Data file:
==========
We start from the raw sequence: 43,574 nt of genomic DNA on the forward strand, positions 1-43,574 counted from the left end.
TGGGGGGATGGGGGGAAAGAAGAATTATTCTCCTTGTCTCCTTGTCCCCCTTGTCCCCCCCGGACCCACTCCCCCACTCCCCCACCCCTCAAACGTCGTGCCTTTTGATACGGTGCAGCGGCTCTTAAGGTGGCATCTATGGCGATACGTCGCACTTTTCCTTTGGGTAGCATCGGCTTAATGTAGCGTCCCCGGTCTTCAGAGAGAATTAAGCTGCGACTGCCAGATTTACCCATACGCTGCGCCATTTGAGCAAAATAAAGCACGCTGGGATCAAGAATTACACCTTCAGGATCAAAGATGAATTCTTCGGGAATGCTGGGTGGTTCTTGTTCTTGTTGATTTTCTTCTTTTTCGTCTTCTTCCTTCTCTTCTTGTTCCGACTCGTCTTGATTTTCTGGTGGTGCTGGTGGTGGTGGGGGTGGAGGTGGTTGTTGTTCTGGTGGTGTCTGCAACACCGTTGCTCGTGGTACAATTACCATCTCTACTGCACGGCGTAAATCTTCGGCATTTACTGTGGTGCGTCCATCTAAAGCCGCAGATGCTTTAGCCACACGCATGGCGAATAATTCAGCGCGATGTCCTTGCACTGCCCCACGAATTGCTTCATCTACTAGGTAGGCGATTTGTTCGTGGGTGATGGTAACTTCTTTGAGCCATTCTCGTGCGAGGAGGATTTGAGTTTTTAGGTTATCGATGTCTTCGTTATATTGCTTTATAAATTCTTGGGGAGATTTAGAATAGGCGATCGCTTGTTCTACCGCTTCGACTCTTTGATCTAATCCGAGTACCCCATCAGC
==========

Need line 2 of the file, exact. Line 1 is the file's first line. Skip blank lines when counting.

TGGGGGGATGGGGGGAAAGAAGAATTATTCTCCTTGTCTCCTTGTCCCCCTTGTCCCCCCCGGACCCACTCCCCCACTCCCCCACCCCTCAAACGTCGTGCCTTTTGATACGGTGCAGCGGCTCTTAAGGTGGCATCTATGGCGATACGTCGCACTTTTCCTTTGGGTAGCATCGGCTTAATGTAGCGTCCCCGGTCTTCAGAGAGAATTAAGCTGCGACTGCCAGATTTACCCATACGCTGCGCCATTTGAGCAAAATAAAGCACGCTGGGATCAAGAATTACACCTTCAGGATCAAAGATGAATTCTTCGGGAATGCTGGGTGGTTCTTGTTCTTGTTGATTTTCTTCTTTTTCGTCTTCTTCCTTCTCTTCTTGTTCCGACTCGTCTTGATTTTCTGGTGGTGCTGGTGGTGGTGGGGGTGGAGGTGGTTGTTGTTCTGGTGGTGTCTGCAACACCGTTGCTCGTGGTACAATTACCATCTCTACTGCACGGCGTAAATCTTCGGCATTTACTGTGGTGCGTCCATCTAAAGCCGCAGATGCTTTAGCCACACGCATGGCGAATAATTCAGCGCGATGTCCTTGCACTGCCCCACGAATTGCTTCATCTACTAGGTAGGCGATTTGTTCGTGGGTGATGGTAACTTCTTTGAGCCATTCTCGTGCGAGGAGGATTTGAGTTTTTAGGTTATCGATGTCTTCGTTATATTGCTTTATAAATTCTTGGGGAGATTTAGAATAGGCGATCGCTTGTTCTACCGCTTCGACTCTTTGATCTAATCCGAGTACCCCATCAGC